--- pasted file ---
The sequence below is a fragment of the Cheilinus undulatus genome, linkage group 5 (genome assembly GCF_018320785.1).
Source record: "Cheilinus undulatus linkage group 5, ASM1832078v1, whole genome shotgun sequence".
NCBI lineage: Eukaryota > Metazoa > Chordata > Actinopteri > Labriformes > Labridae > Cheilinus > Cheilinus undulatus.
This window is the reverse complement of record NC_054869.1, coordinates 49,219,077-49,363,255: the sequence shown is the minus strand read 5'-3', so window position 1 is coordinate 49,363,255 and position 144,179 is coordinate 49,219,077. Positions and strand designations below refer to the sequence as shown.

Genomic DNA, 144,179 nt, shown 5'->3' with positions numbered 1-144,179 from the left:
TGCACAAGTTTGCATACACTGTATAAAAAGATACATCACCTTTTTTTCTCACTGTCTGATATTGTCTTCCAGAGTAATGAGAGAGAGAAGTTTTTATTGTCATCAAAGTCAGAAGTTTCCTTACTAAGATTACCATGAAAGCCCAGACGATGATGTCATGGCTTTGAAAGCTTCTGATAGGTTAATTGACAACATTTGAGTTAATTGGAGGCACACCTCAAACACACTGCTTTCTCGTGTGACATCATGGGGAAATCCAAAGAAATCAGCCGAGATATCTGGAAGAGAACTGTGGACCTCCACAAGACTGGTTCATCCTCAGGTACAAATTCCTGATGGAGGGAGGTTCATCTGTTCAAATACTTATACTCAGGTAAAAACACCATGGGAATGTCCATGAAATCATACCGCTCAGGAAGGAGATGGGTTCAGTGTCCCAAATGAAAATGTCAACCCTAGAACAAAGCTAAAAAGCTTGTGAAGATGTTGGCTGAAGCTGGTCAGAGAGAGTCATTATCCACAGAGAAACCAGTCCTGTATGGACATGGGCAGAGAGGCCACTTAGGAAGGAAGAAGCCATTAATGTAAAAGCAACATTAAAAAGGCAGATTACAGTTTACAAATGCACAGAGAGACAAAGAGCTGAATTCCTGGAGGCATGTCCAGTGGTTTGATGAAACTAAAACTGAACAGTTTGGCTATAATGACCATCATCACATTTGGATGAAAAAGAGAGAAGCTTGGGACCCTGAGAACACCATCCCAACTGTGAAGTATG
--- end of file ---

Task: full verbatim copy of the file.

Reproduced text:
The sequence below is a fragment of the Cheilinus undulatus genome, linkage group 5 (genome assembly GCF_018320785.1).
Source record: "Cheilinus undulatus linkage group 5, ASM1832078v1, whole genome shotgun sequence".
NCBI lineage: Eukaryota > Metazoa > Chordata > Actinopteri > Labriformes > Labridae > Cheilinus > Cheilinus undulatus.
This window is the reverse complement of record NC_054869.1, coordinates 49,219,077-49,363,255: the sequence shown is the minus strand read 5'-3', so window position 1 is coordinate 49,363,255 and position 144,179 is coordinate 49,219,077. Positions and strand designations below refer to the sequence as shown.

Genomic DNA, 144,179 nt, shown 5'->3' with positions numbered 1-144,179 from the left:
TGCACAAGTTTGCATACACTGTATAAAAAGATACATCACCTTTTTTTCTCACTGTCTGATATTGTCTTCCAGAGTAATGAGAGAGAGAAGTTTTTATTGTCATCAAAGTCAGAAGTTTCCTTACTAAGATTACCATGAAAGCCCAGACGATGATGTCATGGCTTTGAAAGCTTCTGATAGGTTAATTGACAACATTTGAGTTAATTGGAGGCACACCTCAAACACACTGCTTTCTCGTGTGACATCATGGGGAAATCCAAAGAAATCAGCCGAGATATCTGGAAGAGAACTGTGGACCTCCACAAGACTGGTTCATCCTCAGGTACAAATTCCTGATGGAGGGAGGTTCATCTGTTCAAATACTTATACTCAGGTAAAAACACCATGGGAATGTCCATGAAATCATACCGCTCAGGAAGGAGATGGGTTCAGTGTCCCAAATGAAAATGTCAACCCTAGAACAAAGCTAAAAAGCTTGTGAAGATGTTGGCTGAAGCTGGTCAGAGAGAGTCATTATCCACAGAGAAACCAGTCCTGTATGGACATGGGCAGAGAGGCCACTTAGGAAGGAAGAAGCCATTAATGTAAAAGCAACATTAAAAAGGCAGATTACAGTTTACAAATGCACAGAGAGACAAAGAGCTGAATTCCTGGAGGCATGTCCAGTGGTTTGATGAAACTAAAACTGAACAGTTTGGCTATAATGACCATCATCACATTTGGATGAAAAAGAGAGAAGCTTGGGACCCTGAGAACACCATCCCAACTGTGAAGTATG